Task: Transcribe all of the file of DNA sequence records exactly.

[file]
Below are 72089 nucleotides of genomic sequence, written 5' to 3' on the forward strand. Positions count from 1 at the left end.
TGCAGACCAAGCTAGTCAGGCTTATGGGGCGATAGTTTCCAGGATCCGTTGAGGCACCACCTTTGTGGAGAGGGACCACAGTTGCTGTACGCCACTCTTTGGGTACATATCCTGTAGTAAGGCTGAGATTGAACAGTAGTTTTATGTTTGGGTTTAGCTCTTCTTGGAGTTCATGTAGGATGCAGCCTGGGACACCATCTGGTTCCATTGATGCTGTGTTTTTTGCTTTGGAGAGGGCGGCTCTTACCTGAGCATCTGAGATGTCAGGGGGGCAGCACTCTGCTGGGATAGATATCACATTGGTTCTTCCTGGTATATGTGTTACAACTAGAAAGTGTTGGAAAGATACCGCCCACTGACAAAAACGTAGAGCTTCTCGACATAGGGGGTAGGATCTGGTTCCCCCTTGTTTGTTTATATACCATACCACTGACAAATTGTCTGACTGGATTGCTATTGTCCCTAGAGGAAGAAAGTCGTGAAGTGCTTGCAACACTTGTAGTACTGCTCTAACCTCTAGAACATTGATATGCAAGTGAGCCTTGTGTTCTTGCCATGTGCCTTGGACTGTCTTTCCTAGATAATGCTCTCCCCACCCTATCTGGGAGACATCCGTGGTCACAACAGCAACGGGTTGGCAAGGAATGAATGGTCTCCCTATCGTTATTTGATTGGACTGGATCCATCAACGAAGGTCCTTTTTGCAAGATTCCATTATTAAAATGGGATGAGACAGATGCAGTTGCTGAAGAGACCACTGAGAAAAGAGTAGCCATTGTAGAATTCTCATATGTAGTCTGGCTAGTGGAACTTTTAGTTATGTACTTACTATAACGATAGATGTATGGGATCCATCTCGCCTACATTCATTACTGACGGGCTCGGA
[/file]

Below are 72089 nucleotides of genomic sequence, written 5' to 3' on the forward strand. Positions count from 1 at the left end.
TGCAGACCAAGCTAGTCAGGCTTATGGGGCGATAGTTTCCAGGATCCGTTGAGGCACCACCTTTGTGGAGAGGGACCACAGTTGCTGTACGCCACTCTTTGGGTACATATCCTGTAGTAAGGCTGAGATTGAACAGTAGTTTTATGTTTGGGTTTAGCTCTTCTTGGAGTTCATGTAGGATGCAGCCTGGGACACCATCTGGTTCCATTGATGCTGTGTTTTTTGCTTTGGAGAGGGCGGCTCTTACCTGAGCATCTGAGATGTCAGGGGGGCAGCACTCTGCTGGGATAGATATCACATTGGTTCTTCCTGGTATATGTGTTACAACTAGAAAGTGTTGGAAAGATACCGCCCACTGACAAAAACGTAGAGCTTCTCGACATAGGGGGTAGGATCTGGTTCCCCCTTGTTTGTTTATATACCATACCACTGACAAATTGTCTGACTGGATTGCTATTGTCCCTAGAGGAAGAAAGTCGTGAAGTGCTTGCAACACTTGTAGTACTGCTCTAACCTCTAGAACATTGATATGCAAGTGAGCCTTGTGTTCTTGCCATGTGCCTTGGACTGTCTTTCCTAGATAATGCTCTCCCCACCCTATCTGGGAGACATCCGTGGTCACAACAGCAACGGGTTGGCAAGGAATGAATGGTCTCCCTATCGTTATTTGATTGGACTGGATCCATCAACGAAGGTCCTTTTTGCAAGATTCCATTATTAAAATGGGATGAGACAGATGCAGTTGCTGAAGAGACCACTGAGAAAAGAGTAGCCATTGTAGAATTCTCATATGTAGTCTGGCTAGTGGAACTTTTAGTTATGTACTTACTATAACGATAGATGTATGGGATCCATCTCGCCTACATTCATTACTGACGGGCTCGGA